We have identified the following key themes, which will have a significant effect on portfolios over the coming year. We are incorporating these views into our discretionary assets and multi-asset funds for the benefit of our clients.
1. POSITIONING FOR GROWTH OPPORTUNITIES
While rising Covid-19 infection rates are likely to curtail the recovery over the winter months, we expect a strong economic recovery in 2021. To date, governments and monetary authorities have reduced the economic impact of shutdowns, and will look to provide ongoing support to economies hampered by new Covid-19 restrictions through early next year. This, coupled with the positive news of viable vaccines becoming widely available in the coming months, should allow economies to re-open, leading to a robust recovery in the second half of the year. We believe this favourable backdrop will support ‘growth’ assets, while at the same time enabling yields on government bonds to remain low. This will also support higher equity-market valuations.
2. RATES SET TO BE LOWER FOR LONGER
We expect government bond yields to stay low in 2021, as central banks keep interest rates low for the foreseeable future. Monetary authorities are also expected to maintain their bond purchase programmes, which will be a strong support for bond markets. This, in turn, will allow governments to finance higher budget deficits and debt burdens stemming from economic support programmes. Improving growth and increased deficits do pose the risk that longer-dated bond yields may rise, especially if we see rising inflation expectations or further fiscal expansion. However, we believe a fundamental shift to a higher-yield environment is unlikely in the near term. In such a low-yield world, we see value in corporate bonds, better-quality high yield and emerging-market debt. We prefer these to high-quality eurozone government bonds.
Regulatory and policy responses to sustainability issues are accelerating globally, leading the transition of capital to sustainable investments and meeting client demands for sustainable investment options. We believe that consideration of environmental, social and governance (ESG) factors is an integral part of the risk-management process for all asset classes and that systematically considering ESG issues will lead to more sustainable long-term investment outcomes. We have integrated ESG factors across our discretionary equity and property portfolios, and are extending this approach to fixed income and alternatives over the first quarter of 2021.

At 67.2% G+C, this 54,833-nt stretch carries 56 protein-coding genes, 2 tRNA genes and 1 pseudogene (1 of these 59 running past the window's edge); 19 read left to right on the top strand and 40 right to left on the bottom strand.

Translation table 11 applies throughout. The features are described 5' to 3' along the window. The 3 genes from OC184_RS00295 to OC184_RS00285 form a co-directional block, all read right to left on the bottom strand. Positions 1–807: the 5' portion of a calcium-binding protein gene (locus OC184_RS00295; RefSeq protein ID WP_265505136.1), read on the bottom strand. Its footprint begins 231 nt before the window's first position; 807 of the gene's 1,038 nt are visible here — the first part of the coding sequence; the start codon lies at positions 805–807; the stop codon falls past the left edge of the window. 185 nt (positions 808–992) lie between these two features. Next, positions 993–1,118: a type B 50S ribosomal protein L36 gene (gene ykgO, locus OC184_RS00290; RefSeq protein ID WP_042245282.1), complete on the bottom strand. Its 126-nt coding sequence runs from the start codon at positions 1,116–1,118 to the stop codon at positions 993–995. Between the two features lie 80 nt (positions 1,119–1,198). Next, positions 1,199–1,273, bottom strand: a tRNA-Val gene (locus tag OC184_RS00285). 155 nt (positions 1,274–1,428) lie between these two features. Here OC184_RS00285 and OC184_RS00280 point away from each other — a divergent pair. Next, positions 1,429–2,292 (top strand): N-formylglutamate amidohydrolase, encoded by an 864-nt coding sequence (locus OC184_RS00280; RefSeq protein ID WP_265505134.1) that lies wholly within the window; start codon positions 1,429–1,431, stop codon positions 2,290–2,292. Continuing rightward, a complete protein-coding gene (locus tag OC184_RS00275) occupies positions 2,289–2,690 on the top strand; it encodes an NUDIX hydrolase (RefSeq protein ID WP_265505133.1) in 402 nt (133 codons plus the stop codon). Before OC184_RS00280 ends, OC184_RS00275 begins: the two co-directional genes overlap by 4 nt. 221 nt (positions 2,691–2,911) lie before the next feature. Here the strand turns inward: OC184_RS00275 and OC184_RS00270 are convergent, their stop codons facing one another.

4. THE CHALLENGE OF DIVERSIFICATION AND INCOME GENERATION
Although expectations for equity markets are high, we are still mindful of future risks and volatility as the world assesses the lasting impacts of Covid-19 on business models and government finances. Historically, investors have turned to government bonds, as they have acted as a ‘safe haven’, providing both an income and the prospect of strong positive returns during economic downturns. However, given such low starting yields, government bonds offer little income or limited upside potential and are vulnerable if there was a pickup in inflation, forcing investors to rethink their approach to both diversification and income generation. While higher-quality credit and emerging-market debt markets provide an income uplift versus government bonds, such allocations do come with an associated higher risk, albeit less than equities. We believe this dual diversification and income challenge facing investors supports the case for considering alternatives and real assets, such as real estate and infrastructure. These offer attractive yields and stable income-generating characteristics, while also providing diversification benefits versus more
traditional growth assets.